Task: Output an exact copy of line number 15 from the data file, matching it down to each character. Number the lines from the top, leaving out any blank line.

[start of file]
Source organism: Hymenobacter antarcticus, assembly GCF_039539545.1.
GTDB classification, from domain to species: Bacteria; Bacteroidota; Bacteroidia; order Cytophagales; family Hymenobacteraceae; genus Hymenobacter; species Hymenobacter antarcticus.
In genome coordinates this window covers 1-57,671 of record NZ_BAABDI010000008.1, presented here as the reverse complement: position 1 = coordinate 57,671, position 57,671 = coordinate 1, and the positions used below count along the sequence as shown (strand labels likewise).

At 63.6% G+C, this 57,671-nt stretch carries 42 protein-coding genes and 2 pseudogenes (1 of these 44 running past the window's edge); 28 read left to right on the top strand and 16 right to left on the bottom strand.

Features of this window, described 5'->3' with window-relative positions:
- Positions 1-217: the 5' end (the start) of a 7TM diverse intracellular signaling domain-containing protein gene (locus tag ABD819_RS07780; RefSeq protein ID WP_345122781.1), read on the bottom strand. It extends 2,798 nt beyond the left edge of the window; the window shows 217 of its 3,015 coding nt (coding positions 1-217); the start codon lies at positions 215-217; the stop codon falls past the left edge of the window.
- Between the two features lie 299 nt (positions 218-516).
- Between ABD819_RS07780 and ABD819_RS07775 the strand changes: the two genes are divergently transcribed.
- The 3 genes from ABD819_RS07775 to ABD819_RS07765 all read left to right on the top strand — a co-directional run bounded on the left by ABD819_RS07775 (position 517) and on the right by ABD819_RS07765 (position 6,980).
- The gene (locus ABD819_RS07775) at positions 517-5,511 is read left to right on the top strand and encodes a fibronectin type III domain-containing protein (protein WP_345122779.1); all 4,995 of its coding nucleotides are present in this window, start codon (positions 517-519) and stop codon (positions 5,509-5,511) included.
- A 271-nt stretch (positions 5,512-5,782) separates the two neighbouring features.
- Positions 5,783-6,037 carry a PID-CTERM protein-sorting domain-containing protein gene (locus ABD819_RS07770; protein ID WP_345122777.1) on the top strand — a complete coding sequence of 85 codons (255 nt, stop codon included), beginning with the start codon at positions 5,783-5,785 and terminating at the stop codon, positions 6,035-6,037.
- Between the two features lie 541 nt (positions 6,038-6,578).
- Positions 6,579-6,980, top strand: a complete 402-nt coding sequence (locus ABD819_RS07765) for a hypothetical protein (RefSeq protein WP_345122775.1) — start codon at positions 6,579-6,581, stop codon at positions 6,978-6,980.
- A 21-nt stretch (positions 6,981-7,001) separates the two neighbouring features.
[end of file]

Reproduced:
- A 21-nt stretch (positions 6,981-7,001) separates the two neighbouring features.